Political Mobilization And The Institutional Origins Of National Developmentalist States: The Cases Of Turkey, Mexico, Argentina, And Egypt
My dissertation examines why the common challenge of late development has generated starkly different responses in the Global South. I focus in particular on a cluster of cases that reacted to trade imbalances and political turmoil at the international stage with a combined agenda of economic nationalism, social progress and state-led industrialization, establishing what I term national developmentalist states. Why then, despite facing similar adaptive pressures, did these regimes markedly differ in terms of their durability and socio-economic policies? Through a careful study of such regimes in Turkey, Mexico, Argentina and Egypt during the middle third of the twentieth century, the dissertation specifies four variants of the national-developmentalist state and articulates how each type produced a distinct policy set with varying redistributive implications and political outcomes. I argue that where leaders invested heavily in building cohesive ruling-party and/or state organizations, regimes proved durable even with only moderate levels of economic redistribution. Where such institutions were weak, leaders could expand their popularity through excessive redistribution and risk elite polarization or establish a limited base but remain vulnerable to elite defections and popular opposition. These regime institutions were in turn conditioned by the intensity of intra-elite conflict and the differing ability of reformist elites to mobilize popular classes at the onset of their rule. I employ multiple strategies of inquiry, including paired comparisons and process tracing, to identify the causal mechanisms that link initial political conflict to institutions, and eventually to regime trajectories.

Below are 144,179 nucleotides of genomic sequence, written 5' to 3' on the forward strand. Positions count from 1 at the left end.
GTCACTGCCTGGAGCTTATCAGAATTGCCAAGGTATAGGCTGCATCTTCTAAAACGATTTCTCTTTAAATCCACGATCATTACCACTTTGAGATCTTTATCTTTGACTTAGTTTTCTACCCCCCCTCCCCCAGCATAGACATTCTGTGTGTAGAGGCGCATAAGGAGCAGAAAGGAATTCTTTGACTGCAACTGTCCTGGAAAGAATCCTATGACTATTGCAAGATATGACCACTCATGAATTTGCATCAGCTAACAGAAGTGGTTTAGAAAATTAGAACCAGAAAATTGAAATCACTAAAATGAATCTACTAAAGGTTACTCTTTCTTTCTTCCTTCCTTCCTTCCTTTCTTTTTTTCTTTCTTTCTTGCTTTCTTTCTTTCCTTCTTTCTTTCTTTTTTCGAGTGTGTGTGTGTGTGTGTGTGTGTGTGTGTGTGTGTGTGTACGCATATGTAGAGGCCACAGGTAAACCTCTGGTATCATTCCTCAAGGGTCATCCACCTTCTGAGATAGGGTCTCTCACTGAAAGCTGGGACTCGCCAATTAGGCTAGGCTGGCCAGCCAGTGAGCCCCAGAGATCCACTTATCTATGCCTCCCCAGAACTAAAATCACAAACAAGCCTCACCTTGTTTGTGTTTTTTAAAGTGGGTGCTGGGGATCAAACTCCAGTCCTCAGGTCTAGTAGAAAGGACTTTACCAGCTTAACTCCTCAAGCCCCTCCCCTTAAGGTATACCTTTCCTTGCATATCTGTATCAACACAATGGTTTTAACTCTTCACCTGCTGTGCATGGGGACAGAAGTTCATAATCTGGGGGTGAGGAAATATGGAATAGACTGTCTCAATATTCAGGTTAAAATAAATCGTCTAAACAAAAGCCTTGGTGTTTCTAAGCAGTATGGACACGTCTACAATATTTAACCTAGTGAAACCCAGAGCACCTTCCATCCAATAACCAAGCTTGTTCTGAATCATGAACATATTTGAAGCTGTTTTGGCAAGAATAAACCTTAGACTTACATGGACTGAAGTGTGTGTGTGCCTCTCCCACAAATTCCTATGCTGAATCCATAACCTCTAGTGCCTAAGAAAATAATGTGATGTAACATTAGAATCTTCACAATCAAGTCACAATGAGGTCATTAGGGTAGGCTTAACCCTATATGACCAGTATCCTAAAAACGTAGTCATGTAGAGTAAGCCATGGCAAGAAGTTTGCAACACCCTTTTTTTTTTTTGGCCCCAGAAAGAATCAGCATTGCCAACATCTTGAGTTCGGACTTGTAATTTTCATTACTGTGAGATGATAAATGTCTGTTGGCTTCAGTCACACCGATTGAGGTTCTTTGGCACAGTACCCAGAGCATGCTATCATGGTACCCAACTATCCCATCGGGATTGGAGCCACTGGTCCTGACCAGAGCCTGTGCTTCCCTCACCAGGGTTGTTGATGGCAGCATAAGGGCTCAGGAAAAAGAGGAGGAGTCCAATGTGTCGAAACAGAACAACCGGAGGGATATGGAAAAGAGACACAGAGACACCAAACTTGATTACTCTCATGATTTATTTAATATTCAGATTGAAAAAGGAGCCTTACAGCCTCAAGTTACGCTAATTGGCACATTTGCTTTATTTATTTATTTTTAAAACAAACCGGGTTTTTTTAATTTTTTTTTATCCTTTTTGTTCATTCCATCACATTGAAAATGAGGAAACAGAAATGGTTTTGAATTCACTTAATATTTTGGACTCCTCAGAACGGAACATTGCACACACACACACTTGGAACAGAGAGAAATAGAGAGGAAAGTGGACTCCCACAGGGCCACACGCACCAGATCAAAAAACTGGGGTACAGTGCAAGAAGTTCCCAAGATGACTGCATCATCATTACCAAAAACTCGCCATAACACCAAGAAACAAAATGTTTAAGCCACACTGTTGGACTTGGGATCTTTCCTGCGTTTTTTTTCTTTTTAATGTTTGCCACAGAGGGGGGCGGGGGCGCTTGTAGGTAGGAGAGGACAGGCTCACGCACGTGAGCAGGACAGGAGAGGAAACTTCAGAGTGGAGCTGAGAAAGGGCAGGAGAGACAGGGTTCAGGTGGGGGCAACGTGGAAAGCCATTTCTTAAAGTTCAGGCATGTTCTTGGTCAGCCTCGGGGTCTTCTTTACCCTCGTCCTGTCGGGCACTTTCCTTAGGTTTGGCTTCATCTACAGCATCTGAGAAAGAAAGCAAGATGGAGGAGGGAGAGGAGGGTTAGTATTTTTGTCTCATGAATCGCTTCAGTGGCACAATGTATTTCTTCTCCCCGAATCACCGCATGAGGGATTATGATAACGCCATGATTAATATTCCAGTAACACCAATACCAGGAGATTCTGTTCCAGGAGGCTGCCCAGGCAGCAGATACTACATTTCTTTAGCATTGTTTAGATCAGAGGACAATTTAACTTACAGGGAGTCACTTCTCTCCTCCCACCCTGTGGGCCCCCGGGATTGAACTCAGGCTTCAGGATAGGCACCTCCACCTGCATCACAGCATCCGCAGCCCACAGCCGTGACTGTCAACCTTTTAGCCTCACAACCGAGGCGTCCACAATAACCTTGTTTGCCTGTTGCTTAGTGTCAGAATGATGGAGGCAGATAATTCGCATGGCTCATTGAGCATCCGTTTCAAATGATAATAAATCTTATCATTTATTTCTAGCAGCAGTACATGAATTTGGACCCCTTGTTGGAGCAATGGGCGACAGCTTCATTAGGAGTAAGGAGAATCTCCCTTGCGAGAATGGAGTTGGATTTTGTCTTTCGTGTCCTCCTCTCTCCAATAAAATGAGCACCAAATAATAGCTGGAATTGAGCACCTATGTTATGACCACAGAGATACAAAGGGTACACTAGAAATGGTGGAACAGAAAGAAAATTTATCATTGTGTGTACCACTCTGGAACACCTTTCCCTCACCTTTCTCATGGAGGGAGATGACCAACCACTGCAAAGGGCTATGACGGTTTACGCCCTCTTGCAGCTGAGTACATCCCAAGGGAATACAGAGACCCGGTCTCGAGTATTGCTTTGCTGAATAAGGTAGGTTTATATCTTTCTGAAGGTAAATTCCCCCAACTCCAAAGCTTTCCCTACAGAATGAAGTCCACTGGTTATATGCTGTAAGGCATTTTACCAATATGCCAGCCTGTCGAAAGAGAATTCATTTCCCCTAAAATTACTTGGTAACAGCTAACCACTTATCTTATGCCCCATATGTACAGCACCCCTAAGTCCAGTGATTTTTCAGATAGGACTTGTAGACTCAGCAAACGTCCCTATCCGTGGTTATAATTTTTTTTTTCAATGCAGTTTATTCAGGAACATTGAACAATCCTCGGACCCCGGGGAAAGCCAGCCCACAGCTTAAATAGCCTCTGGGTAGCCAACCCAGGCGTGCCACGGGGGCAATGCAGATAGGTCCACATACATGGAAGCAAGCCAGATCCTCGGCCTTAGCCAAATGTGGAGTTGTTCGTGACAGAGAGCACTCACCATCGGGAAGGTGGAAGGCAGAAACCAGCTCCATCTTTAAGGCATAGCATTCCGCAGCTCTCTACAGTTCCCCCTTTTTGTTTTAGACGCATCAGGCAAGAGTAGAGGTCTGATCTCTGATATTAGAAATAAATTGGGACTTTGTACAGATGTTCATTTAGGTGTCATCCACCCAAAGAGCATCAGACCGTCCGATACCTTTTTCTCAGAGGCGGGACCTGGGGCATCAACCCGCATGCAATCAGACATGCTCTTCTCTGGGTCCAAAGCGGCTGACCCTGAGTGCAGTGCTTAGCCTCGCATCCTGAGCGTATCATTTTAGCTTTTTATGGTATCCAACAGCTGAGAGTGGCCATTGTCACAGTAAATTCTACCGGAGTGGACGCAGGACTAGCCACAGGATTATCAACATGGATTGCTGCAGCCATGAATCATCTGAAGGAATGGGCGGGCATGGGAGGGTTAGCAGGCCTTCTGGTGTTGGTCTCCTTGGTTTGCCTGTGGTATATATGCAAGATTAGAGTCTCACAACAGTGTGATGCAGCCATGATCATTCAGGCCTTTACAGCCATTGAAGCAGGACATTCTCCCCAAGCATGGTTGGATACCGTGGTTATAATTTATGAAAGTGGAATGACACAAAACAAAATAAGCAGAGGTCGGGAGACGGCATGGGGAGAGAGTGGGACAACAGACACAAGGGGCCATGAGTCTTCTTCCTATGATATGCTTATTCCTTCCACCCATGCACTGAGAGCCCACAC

National Development; Latin American Politics; State-building
Tarrow, Sidney G; van de Walle, Nicolas
Ph. D., Government
Doctor of Philosophy
dissertation or thesis